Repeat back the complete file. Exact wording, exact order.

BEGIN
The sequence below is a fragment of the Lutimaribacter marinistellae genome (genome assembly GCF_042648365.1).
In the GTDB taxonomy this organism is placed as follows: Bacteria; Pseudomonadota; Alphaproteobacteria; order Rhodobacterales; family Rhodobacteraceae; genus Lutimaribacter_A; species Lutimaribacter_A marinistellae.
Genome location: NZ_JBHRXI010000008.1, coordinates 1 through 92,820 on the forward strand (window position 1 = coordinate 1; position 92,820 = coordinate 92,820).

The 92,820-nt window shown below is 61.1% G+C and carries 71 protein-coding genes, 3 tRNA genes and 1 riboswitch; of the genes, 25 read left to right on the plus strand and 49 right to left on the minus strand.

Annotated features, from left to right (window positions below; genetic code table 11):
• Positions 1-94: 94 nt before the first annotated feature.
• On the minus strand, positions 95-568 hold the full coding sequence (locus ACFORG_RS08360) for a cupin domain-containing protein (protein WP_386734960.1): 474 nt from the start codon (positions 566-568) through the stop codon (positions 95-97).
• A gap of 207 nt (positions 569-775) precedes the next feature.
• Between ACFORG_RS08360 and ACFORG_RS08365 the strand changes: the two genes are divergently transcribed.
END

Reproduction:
The sequence below is a fragment of the Lutimaribacter marinistellae genome (genome assembly GCF_042648365.1).
In the GTDB taxonomy this organism is placed as follows: Bacteria; Pseudomonadota; Alphaproteobacteria; order Rhodobacterales; family Rhodobacteraceae; genus Lutimaribacter_A; species Lutimaribacter_A marinistellae.
Genome location: NZ_JBHRXI010000008.1, coordinates 1 through 92,820 on the forward strand (window position 1 = coordinate 1; position 92,820 = coordinate 92,820).

The 92,820-nt window shown below is 61.1% G+C and carries 71 protein-coding genes, 3 tRNA genes and 1 riboswitch; of the genes, 25 read left to right on the plus strand and 49 right to left on the minus strand.

Annotated features, from left to right (window positions below; genetic code table 11):
• Positions 1-94: 94 nt before the first annotated feature.
• On the minus strand, positions 95-568 hold the full coding sequence (locus ACFORG_RS08360) for a cupin domain-containing protein (protein WP_386734960.1): 474 nt from the start codon (positions 566-568) through the stop codon (positions 95-97).
• A gap of 207 nt (positions 569-775) precedes the next feature.
• Between ACFORG_RS08360 and ACFORG_RS08365 the strand changes: the two genes are divergently transcribed.